P. James Dyck, MD, on Research Advances in Hereditary Transthyretin Amyloidosis
Hereditary transthyretin amyloidosis (hATTR), a progressive disease involving the buildup of amyloid fibril deposits in organs and tissues throughout the body, has an estimated global prevalence of 50,000 people.1 Because hATTR leads to significant morbidity and mortality, prompt diagnosis and treatment are paramount.1
At the American Neurological Association’s 145th Annual Meeting, P. James Dyck, MD, gave a talk on recent research and treatment advances for hATTR with polyneuropathy.2 After Dr Dyck’s presentation, Neurology Learning Network caught up with him about the key advances in this area.
Dr Dyck is a consultant in the Department of Neurology and a professor of neurology at Mayo Clinic in Rochester, Minnesota.
Neurology Learning Network: What have been some key recent research advances in the pathogenesis, clinical care, and features of hATTR?
Dr Dyck: I think the biggest recent advances in hATTR are the clinical trials. This is a disease which has, up to this time, been poorly treated. The treatments have historically consisted of liver transplantation, and over the last several years, we have shown that both membrane stabilizers—diflunisal and tafamidis—and gene‑silencing drugs—patisiran and inotersen—have changed the course of this disease. These are drugs that have saved people's lives. Two large, multicenter studies on hATTR with gene‑silencing drugs have been home runs, so to speak, and they have changed the course of the disease for the patients who have it. These are very exciting times for people with hATTR.
NLN: Could you discuss the effects of amyloidosis on peripheral neuropathy?
Dr Dyck: In the peripheral nerve, it is not clear what about amyloidosis causes a neuropathy. It is actually a fundamentally important question that we have not answered. That will require further research and understanding. Early on, hATTR amyloidosis presents as a very nondescript peripheral neuropathy. As it progresses, there are certain features that are major clues to hATTR amyloidosis. Patients with hATTR amyloidosis have often severe autonomic neuropathy, orthostasis, lightheadedness, sexual dysfunction, gastric dysmotility, cachexia, pain, and sensory neuropathies. A combination of weakness, sensory loss, and larger autonomic neuropathy are clues for either AL neuropathy or TTR amyloid neuropathy.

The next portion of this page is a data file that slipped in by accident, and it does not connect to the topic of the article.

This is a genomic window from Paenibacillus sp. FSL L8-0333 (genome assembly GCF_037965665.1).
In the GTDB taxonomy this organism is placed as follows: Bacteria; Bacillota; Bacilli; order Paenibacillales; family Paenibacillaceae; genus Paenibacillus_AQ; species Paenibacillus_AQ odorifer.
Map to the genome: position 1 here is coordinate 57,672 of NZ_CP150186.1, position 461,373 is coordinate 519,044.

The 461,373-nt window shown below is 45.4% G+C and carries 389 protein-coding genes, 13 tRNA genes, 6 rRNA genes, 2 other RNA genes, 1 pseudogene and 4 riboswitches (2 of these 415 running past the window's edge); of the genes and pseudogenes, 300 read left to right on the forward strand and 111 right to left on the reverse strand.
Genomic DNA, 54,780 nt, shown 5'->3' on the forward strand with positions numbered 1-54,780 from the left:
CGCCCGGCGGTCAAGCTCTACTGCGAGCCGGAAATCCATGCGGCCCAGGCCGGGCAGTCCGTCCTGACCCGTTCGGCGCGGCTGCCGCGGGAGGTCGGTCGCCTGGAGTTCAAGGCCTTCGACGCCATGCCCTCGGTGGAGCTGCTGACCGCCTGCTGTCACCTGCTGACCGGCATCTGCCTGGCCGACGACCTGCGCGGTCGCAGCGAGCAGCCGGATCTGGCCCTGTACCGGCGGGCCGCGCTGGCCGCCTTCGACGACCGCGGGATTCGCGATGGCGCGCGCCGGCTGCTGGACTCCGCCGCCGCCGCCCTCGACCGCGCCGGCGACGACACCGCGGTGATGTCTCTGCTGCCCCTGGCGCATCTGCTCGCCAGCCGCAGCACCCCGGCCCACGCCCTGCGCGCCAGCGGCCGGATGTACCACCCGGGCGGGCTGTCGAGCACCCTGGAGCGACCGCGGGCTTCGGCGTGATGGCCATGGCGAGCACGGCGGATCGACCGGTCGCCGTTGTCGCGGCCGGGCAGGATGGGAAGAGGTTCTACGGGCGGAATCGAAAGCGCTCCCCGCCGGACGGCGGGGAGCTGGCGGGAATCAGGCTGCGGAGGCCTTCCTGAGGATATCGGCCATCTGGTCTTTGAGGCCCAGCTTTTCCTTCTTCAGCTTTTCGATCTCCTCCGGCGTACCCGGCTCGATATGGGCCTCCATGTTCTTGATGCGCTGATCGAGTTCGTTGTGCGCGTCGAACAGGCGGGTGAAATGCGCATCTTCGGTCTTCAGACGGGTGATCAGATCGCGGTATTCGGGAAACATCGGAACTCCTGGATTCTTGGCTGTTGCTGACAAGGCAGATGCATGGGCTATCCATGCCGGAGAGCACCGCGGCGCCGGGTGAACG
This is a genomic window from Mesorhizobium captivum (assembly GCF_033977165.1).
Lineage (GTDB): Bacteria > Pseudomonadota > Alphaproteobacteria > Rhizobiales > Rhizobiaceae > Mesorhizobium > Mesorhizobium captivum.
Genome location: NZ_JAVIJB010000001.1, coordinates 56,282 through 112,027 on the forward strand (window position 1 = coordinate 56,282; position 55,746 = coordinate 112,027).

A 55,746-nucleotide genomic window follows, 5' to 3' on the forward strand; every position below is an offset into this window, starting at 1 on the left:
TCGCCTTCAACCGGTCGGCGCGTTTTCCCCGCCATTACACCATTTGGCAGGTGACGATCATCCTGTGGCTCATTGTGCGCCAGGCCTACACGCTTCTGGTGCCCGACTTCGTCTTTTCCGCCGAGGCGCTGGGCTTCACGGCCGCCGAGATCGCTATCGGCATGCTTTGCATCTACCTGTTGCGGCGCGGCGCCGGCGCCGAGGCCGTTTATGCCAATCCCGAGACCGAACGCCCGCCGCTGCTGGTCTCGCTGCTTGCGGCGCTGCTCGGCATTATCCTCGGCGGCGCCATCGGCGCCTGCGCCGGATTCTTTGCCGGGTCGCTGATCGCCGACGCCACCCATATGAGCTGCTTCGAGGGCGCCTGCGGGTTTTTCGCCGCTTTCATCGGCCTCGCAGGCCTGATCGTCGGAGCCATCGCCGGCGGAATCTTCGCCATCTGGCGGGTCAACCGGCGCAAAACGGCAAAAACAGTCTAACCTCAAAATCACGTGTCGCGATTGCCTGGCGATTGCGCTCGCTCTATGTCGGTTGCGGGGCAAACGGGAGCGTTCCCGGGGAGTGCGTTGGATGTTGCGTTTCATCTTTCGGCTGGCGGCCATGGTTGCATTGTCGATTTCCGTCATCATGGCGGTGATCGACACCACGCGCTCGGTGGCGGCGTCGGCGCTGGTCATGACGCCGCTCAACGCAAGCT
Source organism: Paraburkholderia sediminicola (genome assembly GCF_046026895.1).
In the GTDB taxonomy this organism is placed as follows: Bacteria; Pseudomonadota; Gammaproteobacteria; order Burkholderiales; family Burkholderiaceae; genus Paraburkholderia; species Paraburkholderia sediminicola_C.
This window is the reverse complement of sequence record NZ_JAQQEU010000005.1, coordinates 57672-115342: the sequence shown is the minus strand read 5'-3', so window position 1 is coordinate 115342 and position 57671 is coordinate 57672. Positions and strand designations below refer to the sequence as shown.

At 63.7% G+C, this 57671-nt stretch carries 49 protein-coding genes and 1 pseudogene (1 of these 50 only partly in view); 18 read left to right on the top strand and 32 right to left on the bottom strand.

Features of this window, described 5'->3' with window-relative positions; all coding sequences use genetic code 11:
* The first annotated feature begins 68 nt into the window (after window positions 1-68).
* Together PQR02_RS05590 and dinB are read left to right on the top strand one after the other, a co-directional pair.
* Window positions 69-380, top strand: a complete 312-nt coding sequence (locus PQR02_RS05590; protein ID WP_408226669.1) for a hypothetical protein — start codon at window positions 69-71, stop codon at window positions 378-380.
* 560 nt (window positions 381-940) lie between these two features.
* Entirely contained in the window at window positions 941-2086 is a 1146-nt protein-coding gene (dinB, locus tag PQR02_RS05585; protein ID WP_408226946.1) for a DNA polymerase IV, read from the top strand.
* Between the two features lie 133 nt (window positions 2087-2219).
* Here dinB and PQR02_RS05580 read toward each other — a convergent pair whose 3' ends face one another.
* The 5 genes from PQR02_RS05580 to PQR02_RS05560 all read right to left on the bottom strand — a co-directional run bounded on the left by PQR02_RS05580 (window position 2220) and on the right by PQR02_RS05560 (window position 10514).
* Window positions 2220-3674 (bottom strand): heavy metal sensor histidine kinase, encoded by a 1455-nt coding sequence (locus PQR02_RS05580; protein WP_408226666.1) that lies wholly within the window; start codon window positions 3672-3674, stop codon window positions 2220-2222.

There are also comorbid conditions that are often clues, such as carpal tunnel syndrome occurring with the neuropathy. Lumbar spinal stenosis has been associated with TTR amyloid neuropathy. A coexisting cardiomyopathy is another key clue for a TTR amyloid neuropathy. Neurologists should keep all of these clues for hATTR in mind when they see patients.
NLN: Could you discuss the recently approved molecular therapies for this patient population, as well as any treatments on the horizon?
Dr Dyck: As I mentioned earlier, we have treatments available here and now. Patisiran and inotersen are gene‑silencing drugs that are approved and are being used for the treatment of TTR amyloid neuropathy. There are ongoing trials for other agents and for different variations of these drugs, so they can be given less frequently and subcutaneously. I think these are very exciting times in research.
NLN: What key takeaways on these topics do you hope to leave with neurologists and neurology providers?
Dr Dyck: The take‑home message for hATTR is that these are exciting times. In the past, treatments have been very limited. They consisted primarily of liver transplantation, which did work very well. Now, we have gene‑silencing drugs that can alter the long-term outcome of these patients and save lives.
We must perform genetic testing much more broadly than we have been in order to examine patients for mutations in hATTR. Wild‑type hATTR causes a cardiomyopathy. Rarely can it cause a peripheral neuropathy. Most of the patients with a neuropathy have mutant hATTR. Performing genetic testing will identify a carrier status. However, this does not prove that the neuropathy is caused by this.
Personally, I am still an old‑fashioned doctor, and I believe that amyloid is a tissue diagnosis. The tissues that you pursue include many different tissues of fat aspirates, a lip biopsy, a muscle biopsy, a rectal biopsy, and a peripheral nerve biopsy. I read peripheral nerve biopsies myself, and I still think there is a place for performing biopsies in these patients. We need to consider this condition much more commonly because treatments are now available.
- Gertz MA. Hereditary ATTR amyloidosis: burden of illness and diagnostic challenges. Am J Manag Care. 2017;23:S0. https://www.ajmc.com/view/hereditary-attr-amyloidosis-burden-of-illness-and-diagnostic-challenges-article
- Dyck J. Recent advances in amyloidosis: a disease you can't afford to miss. Amyloid polyneuropathy. Talk presented at: American Neurological Association 2020 Virtual Meeting; October 4-9, 2020. https://2020.myana.org/program/sessions/recent-advances-amyloidosis-disease-you-cant-afford-miss